I don’t know about you, but the world seems to be getting pretty (insert your favorite colorful word here) intense. While I like to stay informed, I also like to laugh to deal with stress. And, I need some chuckles these days.
Today, the wonderful Rae D. Magdon is here to help us laugh with an embarrassing story. Also, Rae is giving away 1 ecopy of Fur and Fangs: Volumes 1-10. Below the guest post, you’ll find more details about the giveaway.
Take it away, Rae.
Two Lady Macbeths And My Poor, Traumatized Classmates
During my high school career, I was granted the somewhat dubious honor of playing Lady Macbeth—not once, but twice. Perhaps this is because I had no filter as a teenager (still working on that), and thus no fear of performing. My English teachers always gave me the meatier roles when Shakespeare time rolled around. I’m sure it was a relief to have a kid willing to memorize their lines, get up in front of the class, and perform with confidence.
They came to regret their decisions later.
The first time I played Lady Macbeth, I was in 8th grade. I’d moved to a new state and a new private school the year before, and took the opportunity to “reinvent” myself. Yep, this was the start of my high school goth phase: chunky black boots, corset tops, and—important to this story—baggy black pants draped with heavy chains.
I was also experimenting with my sexuality. A few weeks prior to my extremely memorable performance, I became the proud owner of my very own black, see-through lace thong. I save that kind of underwear for special occasions these days, but back then, I wore it whenever it was clean from the wash. It was my “special” underwear and made me feel extremely grown up.
One fine day in class, I had a very special soliloquy: the infamous “Come You Spirits” monologue, where Lady Macbeth talks herself into convincing Macbeth to murder Duncan. Y’all, I worked so hard on that speech. Practicing in front of the mirror. Practicing in the car. My parents probably had it memorized, too. To boost my confidence, I wore my favorite clothes: boots, corset top, chain-laden black pants, and… yes, my brand new, black lace thong that had the consistency of damp cotton candy.
When Act I, Scene V came, I turned to the class, took a dramatic pause, and began my speech with all the passion, greed, and guile a 13-year-old could muster…
… and my pants promptly fell down.
Like, all the way down.
They were much too loose, and thanks to the heavy chains on the bottom (and my undeveloped hips and ass, which came in years later), they decided to peace out. So, there I was, standing before the class in my underwear. Everyone was shocked. To my credit, I pulled them back up and finished my speech. The show must go on!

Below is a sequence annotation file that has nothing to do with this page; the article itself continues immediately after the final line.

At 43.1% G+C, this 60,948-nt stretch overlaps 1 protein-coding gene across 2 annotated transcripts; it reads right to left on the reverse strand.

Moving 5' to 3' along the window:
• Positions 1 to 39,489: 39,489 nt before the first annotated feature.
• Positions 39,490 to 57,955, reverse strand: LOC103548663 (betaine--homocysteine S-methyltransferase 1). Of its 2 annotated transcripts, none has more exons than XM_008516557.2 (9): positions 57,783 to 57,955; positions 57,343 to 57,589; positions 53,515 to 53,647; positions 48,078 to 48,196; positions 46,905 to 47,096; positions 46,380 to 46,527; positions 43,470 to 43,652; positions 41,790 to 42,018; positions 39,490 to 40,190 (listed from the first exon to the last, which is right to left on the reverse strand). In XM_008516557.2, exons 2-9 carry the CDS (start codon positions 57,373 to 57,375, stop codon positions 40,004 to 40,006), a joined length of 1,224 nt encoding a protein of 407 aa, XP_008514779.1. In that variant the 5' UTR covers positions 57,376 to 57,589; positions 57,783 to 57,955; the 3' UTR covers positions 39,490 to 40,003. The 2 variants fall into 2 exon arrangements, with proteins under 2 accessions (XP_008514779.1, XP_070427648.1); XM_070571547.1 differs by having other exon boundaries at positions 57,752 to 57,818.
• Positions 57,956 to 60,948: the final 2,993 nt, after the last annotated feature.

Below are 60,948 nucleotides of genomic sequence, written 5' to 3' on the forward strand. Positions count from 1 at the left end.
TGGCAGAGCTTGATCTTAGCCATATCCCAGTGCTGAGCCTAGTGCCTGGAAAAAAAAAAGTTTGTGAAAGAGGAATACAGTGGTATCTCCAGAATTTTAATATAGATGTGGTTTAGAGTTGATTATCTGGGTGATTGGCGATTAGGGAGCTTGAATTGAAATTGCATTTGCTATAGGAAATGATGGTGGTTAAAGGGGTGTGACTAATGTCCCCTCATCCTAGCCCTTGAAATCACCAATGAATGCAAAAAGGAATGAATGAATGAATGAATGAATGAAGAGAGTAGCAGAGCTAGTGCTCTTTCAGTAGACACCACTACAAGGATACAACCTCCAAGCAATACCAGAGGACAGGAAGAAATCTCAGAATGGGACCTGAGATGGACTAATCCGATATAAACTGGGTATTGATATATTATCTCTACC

No one ever said a fucking word to me about it, for which I’m extremely grateful.
The second time I played Lady Macbeth, I was a senior in high school. I still wore goth clothes from time to time, but less frequently, because I had grown into my the overwhelmed, mentally ill college musician identity instead. When the time came to volunteer for roles, I jumped on Lady Macbeth. At last, here was my chance to redeem myself!
While performing for the other classes, the first several Acts went without issue. It’s important to note that we weren’t using a stage, just some basic blocking in our open-plan English department, with some chairs pulled up so the other students could watch.
Then Act V came. If you’ve ever read The Scottish Play, you know that notorious L.M.B dies off-stage. The script calls for a terrified scream as she commits suicide. I had a lot of issues back then: coming out, college auditions, general senior stress. So, I gave it my all. I screamed like I was out in the woods where no one else could hear me. I screamed like I was Prometheus, having my liver ripped out by eagles. I screamed like a murder victim.
Everyone from all the other floors came racing down to see what happened. They assumed something awful had happened, like a student had been in a hospital-worthy accident or worse. The play stopped, and my very embarrassed teacher had to explain that no one had, in fact, died.
Though over a decade has passed since then, when I think about the current state of the world, I often feel like replicating that infamous scream.
by Rae D. Magdon
Riley is a werewolf from rural Georgia, trying to make a new home in the bustling Big Apple. Isabeau is a sexy, computer-savvy vampire dealing with depression and recovering from a bad relationship. When a chance meeting on the subway brings them together, their lives will never be the same.
MEET THE AUTHOR
Rae D. Magdon writes queer speculative fiction. Having published 11 novels and over 300 works of fanfiction, she cares deeply about representing trans folks and women of color.
Her cyberpunk novel, Lucky 7, received the 2019 Golden Crown Literary Award for Science Fiction and a 2019 Rainbow Award for Science Fiction.
CONNECT WITH RAE MAGDON
Thanks so much for stopping by today.